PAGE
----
We don’t use single or double quotes at all. These are just ordinary characters. You can use them in string atoms.
Simple string atoms that don’t have a space or unprintable Unicode or a [ or ` or ] don’t need quoting.
If you need to quote, you use a “quotation sequence”, which is a series of one or more backticks (and only backticks) inside brackets. It looks like this:
`]a quoted string[`]
[``]a deeply [`]nested string [``]
The reason this works, is that
[``] are so on are all equivalent to  (because of the axiom we just introduced in AR4) and so any character sequence in this form is guaranteed to not be a real term-expression. So we can use it as a magic sequence.
Three characters for a quote which can handle arbitrary nesting – eliminating about four or five different quote forms – isn’t too bad, I think.
For escaping unprintable characters in strings, I’m thinking of a different approach: an expression which composes strings and escape sequences together. For example:
[`~s [`]string expression with [`] [t n _ n u1234] [`]weird characters in it[`]]
where lists represent a series of escapes – t for tab, n for newline, _ for space, and strings beginning with u for hex Unicode codepoints.
(I’m figuring that heads beginning with ~ will be reserved for use by the parser/writer. There will be a number of these. But the point is that they are otherwise just ordinary term-expressions.)
There’s one more piece of syntax/parsing magic, I think, that may be useful enough that it’s worth building in: the ability to parse sections of code with ‘significant whitespace’. This will let term-expressions compete with formats like Markdown.
There are two term types that I think would let this work:
a set of
lines with whitespace
would be a format for delimiting whitespace-significant sections. (The trailing
`~~~ isn’t strictly needed, but I think would useful for human-readability).
If written out in a non-whitespace-significant way, for example if we wanted to send this by email or across social media that might destroy whitespace, this would appear as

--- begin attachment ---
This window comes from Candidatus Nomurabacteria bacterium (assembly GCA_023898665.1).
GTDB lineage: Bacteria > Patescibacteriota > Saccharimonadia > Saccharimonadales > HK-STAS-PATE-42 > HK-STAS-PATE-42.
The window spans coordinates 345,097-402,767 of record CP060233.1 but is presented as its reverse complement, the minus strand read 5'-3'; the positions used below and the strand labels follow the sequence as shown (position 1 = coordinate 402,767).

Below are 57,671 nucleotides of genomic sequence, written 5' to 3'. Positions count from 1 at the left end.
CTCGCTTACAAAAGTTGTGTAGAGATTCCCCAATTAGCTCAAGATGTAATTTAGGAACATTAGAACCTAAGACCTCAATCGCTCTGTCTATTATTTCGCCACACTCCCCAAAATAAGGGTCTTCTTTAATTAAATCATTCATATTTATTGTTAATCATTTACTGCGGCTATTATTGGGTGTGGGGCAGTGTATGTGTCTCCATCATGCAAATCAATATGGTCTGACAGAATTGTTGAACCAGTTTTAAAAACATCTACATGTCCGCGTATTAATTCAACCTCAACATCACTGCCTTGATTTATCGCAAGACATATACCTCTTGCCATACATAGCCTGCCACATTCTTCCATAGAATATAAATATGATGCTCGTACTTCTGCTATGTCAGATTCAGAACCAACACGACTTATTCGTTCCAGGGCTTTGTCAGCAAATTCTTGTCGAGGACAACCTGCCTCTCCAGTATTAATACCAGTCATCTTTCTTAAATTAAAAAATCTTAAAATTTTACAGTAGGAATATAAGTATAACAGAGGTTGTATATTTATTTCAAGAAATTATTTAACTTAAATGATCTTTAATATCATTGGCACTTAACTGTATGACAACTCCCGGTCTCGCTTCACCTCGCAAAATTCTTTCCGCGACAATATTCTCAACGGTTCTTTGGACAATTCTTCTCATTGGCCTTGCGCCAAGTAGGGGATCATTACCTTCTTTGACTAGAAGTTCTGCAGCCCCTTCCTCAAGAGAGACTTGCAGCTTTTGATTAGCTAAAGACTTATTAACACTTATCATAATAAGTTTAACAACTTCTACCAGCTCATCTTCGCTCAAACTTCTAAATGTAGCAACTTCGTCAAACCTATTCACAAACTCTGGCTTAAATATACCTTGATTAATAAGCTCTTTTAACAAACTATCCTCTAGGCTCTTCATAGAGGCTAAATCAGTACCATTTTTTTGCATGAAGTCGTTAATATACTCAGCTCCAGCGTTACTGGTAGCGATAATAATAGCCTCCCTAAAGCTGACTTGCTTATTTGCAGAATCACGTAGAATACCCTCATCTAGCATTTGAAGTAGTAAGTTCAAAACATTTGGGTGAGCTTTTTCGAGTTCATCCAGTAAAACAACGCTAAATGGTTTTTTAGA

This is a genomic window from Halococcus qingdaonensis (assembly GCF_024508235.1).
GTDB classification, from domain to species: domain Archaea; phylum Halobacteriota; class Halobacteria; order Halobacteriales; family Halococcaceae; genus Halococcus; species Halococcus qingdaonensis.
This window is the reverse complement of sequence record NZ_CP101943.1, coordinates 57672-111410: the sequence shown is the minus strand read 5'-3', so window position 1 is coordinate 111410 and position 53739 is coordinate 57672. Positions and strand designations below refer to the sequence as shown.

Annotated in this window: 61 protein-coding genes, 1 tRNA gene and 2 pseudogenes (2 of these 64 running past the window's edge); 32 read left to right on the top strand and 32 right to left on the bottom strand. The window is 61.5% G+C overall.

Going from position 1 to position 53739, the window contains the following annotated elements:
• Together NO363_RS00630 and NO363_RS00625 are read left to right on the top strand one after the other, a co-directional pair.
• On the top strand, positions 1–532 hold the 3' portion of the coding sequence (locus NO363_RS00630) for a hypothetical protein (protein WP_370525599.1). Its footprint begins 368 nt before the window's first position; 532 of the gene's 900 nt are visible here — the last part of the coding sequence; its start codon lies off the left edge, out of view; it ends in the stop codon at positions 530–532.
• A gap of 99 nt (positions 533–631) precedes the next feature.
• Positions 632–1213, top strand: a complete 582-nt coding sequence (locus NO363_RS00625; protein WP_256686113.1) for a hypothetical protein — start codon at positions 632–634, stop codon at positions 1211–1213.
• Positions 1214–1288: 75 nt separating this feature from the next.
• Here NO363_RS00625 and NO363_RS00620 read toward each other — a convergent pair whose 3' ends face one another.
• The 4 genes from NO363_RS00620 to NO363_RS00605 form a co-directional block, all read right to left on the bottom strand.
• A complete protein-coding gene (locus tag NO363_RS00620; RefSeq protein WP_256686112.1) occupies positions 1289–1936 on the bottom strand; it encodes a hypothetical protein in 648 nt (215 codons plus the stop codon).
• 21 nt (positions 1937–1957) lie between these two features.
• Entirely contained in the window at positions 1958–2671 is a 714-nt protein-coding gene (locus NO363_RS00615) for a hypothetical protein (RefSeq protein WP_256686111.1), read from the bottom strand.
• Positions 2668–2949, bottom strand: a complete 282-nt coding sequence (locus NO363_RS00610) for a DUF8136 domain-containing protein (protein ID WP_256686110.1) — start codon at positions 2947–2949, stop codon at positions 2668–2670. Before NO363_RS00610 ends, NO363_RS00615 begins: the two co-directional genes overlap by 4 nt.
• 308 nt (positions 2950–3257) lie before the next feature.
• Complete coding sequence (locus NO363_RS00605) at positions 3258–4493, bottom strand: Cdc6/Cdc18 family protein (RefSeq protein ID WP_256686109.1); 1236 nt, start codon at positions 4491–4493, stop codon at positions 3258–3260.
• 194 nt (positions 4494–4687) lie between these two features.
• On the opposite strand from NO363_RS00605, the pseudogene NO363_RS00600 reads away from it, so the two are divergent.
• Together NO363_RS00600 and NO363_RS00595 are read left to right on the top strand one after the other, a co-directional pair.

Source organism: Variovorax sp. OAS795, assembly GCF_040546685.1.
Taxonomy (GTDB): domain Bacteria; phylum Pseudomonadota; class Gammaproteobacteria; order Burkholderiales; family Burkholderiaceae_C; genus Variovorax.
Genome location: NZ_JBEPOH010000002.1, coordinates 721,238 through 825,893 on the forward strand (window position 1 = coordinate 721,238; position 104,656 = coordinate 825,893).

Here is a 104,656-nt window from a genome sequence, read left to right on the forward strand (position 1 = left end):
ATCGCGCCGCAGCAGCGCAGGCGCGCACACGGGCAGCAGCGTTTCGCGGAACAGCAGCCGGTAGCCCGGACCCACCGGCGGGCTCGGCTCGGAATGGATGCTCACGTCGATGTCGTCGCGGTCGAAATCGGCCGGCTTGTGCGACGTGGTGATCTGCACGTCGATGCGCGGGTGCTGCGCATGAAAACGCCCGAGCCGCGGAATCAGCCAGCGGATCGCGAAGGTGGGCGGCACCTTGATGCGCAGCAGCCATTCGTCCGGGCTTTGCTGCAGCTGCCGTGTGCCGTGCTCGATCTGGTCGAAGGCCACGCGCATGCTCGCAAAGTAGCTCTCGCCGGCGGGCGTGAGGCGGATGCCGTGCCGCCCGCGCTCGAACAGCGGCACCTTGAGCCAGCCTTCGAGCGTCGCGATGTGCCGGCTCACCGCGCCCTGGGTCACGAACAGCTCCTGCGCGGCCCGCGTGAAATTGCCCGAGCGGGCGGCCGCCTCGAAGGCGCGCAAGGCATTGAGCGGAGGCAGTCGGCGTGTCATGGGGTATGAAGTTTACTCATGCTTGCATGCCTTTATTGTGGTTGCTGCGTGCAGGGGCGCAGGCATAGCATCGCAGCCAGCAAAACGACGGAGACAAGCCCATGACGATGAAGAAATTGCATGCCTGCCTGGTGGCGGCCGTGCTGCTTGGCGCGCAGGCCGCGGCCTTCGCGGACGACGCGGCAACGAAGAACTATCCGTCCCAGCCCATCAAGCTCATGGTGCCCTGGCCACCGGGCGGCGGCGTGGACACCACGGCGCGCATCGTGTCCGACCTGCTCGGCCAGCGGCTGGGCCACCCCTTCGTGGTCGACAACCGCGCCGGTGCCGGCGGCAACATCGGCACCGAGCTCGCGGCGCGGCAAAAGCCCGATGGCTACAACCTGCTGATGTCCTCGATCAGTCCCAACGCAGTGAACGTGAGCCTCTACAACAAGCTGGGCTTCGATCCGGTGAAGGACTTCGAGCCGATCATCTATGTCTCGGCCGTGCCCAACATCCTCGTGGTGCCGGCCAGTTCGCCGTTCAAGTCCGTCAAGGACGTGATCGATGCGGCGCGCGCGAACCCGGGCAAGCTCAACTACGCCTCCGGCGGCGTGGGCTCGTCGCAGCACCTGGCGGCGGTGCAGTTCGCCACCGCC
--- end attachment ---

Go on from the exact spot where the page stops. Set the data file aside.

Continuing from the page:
a set of `~w `
lines with `~w _ _ _ _ ` whitespace `~w]
The idea is that we translate whitespace as
`~w terms – with the body containing the escapes for the whitespace characters, and if the body is empty it means a single newline – and the tail being the content after the whitespace. Using the term in tail place makes it fairly easy to skip without losing the semantics of the expression.
Whitespace-significance begins from the first occurrance of
`~w in a term, and lasts only until the end of that term. This should stop it ‘leaking’ beyond places it was intended to be.
It’s a somewhat complicated idea, and it might be more trouble than it’s worth, but it opens the door to a whole lot of applications where we currently have ad-hoc formats. Wiki articles, for example, where line breaks are fairly important to preserve, but we would also like to be able to include arbitrarily complex structured data.
(By the way, trying to type some of these sequences in WordPress is really tricky. WordPress is trying too hard to be ‘clever’, and ends up distorting text, especially text that looks like code, and especially text with backticks in it, and even more especially text with whitespace in it. This is exactly the sort of situation that I’m trying to make term-expressions do the right thing with – or at least a reasonably simple and sane thing.)